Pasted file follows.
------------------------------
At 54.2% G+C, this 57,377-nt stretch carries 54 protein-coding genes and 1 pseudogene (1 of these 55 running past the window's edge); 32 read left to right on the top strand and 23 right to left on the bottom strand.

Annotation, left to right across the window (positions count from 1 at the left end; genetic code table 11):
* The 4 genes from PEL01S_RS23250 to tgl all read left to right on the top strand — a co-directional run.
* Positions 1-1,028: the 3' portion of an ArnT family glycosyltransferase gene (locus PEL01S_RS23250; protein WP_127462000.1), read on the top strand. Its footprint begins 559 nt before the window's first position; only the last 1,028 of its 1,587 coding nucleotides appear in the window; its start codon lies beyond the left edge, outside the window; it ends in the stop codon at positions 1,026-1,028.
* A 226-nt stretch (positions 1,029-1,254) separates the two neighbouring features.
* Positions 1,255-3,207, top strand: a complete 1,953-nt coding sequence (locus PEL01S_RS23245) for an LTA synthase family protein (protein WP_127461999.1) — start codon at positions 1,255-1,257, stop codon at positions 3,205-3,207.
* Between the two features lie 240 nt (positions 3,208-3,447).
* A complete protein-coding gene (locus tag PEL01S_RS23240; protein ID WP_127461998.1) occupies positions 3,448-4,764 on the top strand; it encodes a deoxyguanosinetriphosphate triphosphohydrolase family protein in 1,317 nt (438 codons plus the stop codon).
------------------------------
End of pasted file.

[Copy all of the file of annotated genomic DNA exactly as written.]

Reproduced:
At 54.2% G+C, this 57,377-nt stretch carries 54 protein-coding genes and 1 pseudogene (1 of these 55 running past the window's edge); 32 read left to right on the top strand and 23 right to left on the bottom strand.

Annotation, left to right across the window (positions count from 1 at the left end; genetic code table 11):
* The 4 genes from PEL01S_RS23250 to tgl all read left to right on the top strand — a co-directional run.
* Positions 1-1,028: the 3' portion of an ArnT family glycosyltransferase gene (locus PEL01S_RS23250; protein WP_127462000.1), read on the top strand. Its footprint begins 559 nt before the window's first position; only the last 1,028 of its 1,587 coding nucleotides appear in the window; its start codon lies beyond the left edge, outside the window; it ends in the stop codon at positions 1,026-1,028.
* A 226-nt stretch (positions 1,029-1,254) separates the two neighbouring features.
* Positions 1,255-3,207, top strand: a complete 1,953-nt coding sequence (locus PEL01S_RS23245) for an LTA synthase family protein (protein WP_127461999.1) — start codon at positions 1,255-1,257, stop codon at positions 3,205-3,207.
* Between the two features lie 240 nt (positions 3,208-3,447).
* A complete protein-coding gene (locus tag PEL01S_RS23240; protein ID WP_127461998.1) occupies positions 3,448-4,764 on the top strand; it encodes a deoxyguanosinetriphosphate triphosphohydrolase family protein in 1,317 nt (438 codons plus the stop codon).